This page assumes you’ve already read the Search Engines And Capitalization page in the main site. It explains that most people search in lower case and advises you not to worry much about covering all the possible capitalization forms. But people do worry, so this page provides some tips on covering the bases without getting into trouble.
There are two basic strategies you can follow to help increase the odds your page will turn up when someone specifies case in a case-sensitive search engine. One is conservative, the other is for those absolutely paranoid about missing out on traffic.
In both cases, let’s pretend that you run StarPages, a science fiction book shop. You hope to be found for “science fiction books,” but you want to ensure you get people who also enter “Science Fiction Books” or “SCIENCE FICTION BOOKS.”
In the conservative plan, you don’t want any risk against missing out on that important lower-case traffic. So you play it safe and use only lower-case terms in your meta tags. You cover the upper/lower variation (also called Title Case) in your page title and in your actual page copy.
StarPages: Science Fiction Books and Magazines
science fiction books, magazines, memorabilia
StarPages is your resource for science fiction books and magazines on the web. We have over 3,000 titles.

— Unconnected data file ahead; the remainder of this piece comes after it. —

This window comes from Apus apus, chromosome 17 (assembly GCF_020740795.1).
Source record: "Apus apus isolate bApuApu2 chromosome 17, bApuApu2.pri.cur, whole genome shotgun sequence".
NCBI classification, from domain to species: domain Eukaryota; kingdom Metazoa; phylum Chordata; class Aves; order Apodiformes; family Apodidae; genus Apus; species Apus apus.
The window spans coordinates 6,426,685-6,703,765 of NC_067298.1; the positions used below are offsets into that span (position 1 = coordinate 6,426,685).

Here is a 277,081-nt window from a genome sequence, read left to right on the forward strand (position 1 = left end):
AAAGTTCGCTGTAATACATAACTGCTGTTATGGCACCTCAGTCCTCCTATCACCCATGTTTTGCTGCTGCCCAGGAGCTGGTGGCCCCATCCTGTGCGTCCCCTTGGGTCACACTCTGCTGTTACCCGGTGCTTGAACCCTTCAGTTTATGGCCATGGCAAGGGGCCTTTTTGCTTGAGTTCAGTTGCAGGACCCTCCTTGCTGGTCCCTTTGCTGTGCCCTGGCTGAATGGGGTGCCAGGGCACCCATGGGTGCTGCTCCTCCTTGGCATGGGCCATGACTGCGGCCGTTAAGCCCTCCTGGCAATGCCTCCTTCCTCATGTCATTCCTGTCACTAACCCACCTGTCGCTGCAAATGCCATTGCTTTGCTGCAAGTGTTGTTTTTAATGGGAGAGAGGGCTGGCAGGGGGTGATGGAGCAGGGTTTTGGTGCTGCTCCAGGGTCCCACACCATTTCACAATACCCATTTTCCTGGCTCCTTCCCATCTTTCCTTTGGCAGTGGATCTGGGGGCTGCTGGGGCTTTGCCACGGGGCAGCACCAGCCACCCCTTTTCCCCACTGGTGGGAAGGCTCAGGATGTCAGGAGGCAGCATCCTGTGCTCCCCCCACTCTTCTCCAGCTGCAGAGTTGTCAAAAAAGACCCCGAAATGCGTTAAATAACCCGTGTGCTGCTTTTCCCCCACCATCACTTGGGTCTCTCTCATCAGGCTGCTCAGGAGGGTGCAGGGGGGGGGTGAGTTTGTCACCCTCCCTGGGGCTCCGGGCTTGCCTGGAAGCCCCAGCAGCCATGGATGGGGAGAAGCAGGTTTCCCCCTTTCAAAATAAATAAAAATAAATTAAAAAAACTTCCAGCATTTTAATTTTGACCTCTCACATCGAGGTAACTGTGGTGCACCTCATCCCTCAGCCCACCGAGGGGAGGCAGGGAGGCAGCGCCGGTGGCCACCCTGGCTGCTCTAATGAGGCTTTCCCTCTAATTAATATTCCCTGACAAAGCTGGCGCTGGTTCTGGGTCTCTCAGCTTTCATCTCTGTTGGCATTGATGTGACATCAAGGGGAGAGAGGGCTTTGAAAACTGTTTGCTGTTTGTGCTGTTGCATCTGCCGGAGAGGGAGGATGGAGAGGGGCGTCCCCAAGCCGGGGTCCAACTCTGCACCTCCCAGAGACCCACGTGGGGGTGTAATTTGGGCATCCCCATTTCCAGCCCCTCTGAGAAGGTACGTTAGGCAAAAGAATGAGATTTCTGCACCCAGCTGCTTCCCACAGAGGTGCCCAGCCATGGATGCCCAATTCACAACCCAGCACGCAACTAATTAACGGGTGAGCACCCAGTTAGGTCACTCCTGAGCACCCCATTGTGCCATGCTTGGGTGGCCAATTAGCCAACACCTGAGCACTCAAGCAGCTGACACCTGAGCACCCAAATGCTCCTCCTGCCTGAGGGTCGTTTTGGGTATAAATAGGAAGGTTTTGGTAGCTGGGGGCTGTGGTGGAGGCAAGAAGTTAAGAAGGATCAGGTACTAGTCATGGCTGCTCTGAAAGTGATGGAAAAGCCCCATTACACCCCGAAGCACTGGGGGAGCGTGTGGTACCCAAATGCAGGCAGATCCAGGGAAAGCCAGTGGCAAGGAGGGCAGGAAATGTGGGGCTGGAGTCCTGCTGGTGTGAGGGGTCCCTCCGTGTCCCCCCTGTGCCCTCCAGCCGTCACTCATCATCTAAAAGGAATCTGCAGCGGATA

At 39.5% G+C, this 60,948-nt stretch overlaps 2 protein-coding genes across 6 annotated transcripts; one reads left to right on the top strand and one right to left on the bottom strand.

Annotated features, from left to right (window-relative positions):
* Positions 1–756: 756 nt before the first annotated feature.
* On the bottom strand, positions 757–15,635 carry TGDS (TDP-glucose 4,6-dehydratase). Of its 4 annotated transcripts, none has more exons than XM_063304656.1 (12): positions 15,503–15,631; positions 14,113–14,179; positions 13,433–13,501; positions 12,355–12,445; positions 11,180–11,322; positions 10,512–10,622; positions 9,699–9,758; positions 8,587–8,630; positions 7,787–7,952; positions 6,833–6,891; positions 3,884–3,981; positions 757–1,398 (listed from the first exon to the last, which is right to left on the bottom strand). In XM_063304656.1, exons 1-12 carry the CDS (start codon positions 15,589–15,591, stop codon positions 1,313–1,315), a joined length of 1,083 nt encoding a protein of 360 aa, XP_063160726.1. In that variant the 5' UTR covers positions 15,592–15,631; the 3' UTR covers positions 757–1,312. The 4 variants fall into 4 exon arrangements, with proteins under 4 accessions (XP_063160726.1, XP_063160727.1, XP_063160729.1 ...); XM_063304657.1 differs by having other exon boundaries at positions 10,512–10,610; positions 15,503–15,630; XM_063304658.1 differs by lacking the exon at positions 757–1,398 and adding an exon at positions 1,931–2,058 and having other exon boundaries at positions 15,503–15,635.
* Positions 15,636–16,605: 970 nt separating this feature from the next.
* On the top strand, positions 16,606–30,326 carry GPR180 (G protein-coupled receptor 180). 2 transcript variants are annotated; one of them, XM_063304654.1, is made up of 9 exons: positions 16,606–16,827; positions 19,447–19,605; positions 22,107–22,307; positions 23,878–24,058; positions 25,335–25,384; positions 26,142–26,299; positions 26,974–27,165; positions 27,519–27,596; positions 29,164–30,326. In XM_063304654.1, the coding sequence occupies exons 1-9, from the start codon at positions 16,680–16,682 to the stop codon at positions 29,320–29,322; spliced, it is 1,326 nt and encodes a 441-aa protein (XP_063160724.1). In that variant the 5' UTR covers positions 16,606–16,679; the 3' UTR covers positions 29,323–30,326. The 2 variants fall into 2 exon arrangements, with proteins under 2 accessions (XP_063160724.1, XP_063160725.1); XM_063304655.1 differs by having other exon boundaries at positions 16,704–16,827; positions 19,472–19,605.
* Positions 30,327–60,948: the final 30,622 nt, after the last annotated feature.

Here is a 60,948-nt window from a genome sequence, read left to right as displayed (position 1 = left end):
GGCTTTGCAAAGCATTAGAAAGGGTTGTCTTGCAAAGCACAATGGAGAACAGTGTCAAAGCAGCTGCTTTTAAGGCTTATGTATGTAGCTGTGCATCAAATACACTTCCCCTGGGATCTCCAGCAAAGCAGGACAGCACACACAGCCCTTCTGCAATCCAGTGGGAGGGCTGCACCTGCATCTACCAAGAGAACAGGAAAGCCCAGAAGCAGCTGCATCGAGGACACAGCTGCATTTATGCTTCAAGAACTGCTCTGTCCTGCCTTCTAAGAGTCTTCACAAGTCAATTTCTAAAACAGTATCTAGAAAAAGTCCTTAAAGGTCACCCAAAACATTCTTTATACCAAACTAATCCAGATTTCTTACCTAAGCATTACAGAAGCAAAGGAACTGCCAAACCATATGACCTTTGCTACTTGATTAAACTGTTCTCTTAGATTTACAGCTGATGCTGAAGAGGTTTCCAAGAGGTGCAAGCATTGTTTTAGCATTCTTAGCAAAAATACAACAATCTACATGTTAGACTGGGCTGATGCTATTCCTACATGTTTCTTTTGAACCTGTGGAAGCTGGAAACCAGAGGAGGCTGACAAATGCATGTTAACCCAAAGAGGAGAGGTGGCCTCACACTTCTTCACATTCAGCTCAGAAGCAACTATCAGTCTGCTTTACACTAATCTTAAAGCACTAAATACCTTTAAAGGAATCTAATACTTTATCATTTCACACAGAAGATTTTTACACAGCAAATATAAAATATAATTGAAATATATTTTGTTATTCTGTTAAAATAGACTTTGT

HTML Body Copy:
At StarPages, we want to help you find the science fiction books you are looking for…
In the example above, Title Case is used in the title field. It could have been used again in the keywords field, instead of lower case, but the mixture in two different areas may help ensure the page does well.
A more comprehensive approach would be to include the use of an all caps variation somewhere on the page. The ideal place for this is in the meta keywords field, since this is not visible to the user. They aren’t likely to appreciate seeing SCIENCE FICTION BOOKS in the visible fields, such as the title or in the body copy.
The downside to this is that you may not wish to have both a lower and uppercase variation both in the keywords tags, in order to avoid problems with spam detectors. That means that you’d go without a lowercase variation there.
Possibly, that could lower your relevancy for that term. That’s heavy emphasis on the possibly, since there’s no research that shows this is true. But if you are concerned, then play it safe and go with the lowercase version.
Don’t forget, you have other pages within your web site. Perhaps one of these is an appropriate place for an all caps version. That’s also helpful because not all search engines support the meta keywords tag.
In the end, the main issue is not to be too concerned. Using case variations is not going to bring you huge amounts of traffic, nor cost you huge amounts should you fail to anticipate every variation possible.